Read about the pros and cons in our Samsung Galaxy S7 Edge review
In 2016, Samsung made more than one update its Galaxy S line than an overhaul. Infact, from the surface, customers will be hard to say that nothing has changed. But once you dive into the details, there are some valuable improvements.
This is especially true of S7 Edge, which now boasts a phablet-sized display and a much larger battery. Now is the perfect Android smartphone? We will see in our Samsung Galaxy S7 Edge review.
Model: Samsung Galaxy S7 Edge
What we liked:
Bright and vibrant S-AMOLED curved display is a sight to see.
Dual autofocus pixel camera is lightning fast and impressive, even in low light.
Samsung reintroduce expansion of microSD and IP68 water/dust proofing into the Galaxy S line.
What we didn’t:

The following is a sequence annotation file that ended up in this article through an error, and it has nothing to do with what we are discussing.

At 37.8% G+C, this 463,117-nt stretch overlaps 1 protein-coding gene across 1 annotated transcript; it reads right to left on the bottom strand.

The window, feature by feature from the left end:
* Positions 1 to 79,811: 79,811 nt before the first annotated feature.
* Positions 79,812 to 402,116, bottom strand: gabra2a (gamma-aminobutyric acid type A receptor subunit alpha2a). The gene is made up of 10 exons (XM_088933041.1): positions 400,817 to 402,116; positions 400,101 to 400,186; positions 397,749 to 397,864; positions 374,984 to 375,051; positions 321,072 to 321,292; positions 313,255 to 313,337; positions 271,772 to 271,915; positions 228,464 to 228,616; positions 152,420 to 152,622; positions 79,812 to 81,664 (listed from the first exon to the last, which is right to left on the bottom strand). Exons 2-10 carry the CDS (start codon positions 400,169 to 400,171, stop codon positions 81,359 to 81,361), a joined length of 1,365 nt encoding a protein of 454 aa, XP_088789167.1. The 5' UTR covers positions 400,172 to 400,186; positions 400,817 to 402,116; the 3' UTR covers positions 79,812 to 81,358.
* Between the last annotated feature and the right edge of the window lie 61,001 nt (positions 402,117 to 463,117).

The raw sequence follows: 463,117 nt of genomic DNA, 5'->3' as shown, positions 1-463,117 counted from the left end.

Glass design makes the Galaxy S7 Edge one of the “MORE” fragile smartphone out there.
Samsung TouchWiz UI(User Interface) still malfunctioning the software experience.
Samsung Galaxy S7 Edge Specifications
- Display: 5.5″ Super-AMOLED QHD (2560×1440)
- Chipset: Qualcomm Snapdragon 820 (quad-core, 2.15 GHz)
- Memory: 4GB of RAM
- Storage: 32GB/64GB internal and up to 200GB microSD expansion
- Rear Camera: 12MP Dual Pixel, f/1.7 aperture, 1.4µm pixels
- Front Camera: 5MP, f/1.7 aperture
- Battery: 3,600 mAh (non-removeable)
- Software: Android 6.0.1 with TouchWiz user interface
- Colors: Black, White, Silver, Gold (depending the market)
- Price: $792
The S7 Edge carries Samsung’s same unique dual-curved screen concept.
Samsung launched its fancy dual-edge curved screen concept last year on the Galaxy S6 Edge, and it it seems to be a good investment, because this year we are back with the familiar S7 edge look. As for the design, little has changed, but it is not necessarily a bad thing. Samsung combination of glass panels and metal frame still makes for one of the most sexiest smartphones out there. 🙂
However, this time, the Edge got a sizable display increase, to 5.5″ (compared to its predecessor’s 5.1″ screen). For some reason Samsung thought this move was fitting on the S7 Edge but not on its sibling, the non-curved Galaxy S7, which still remains at 5.1″.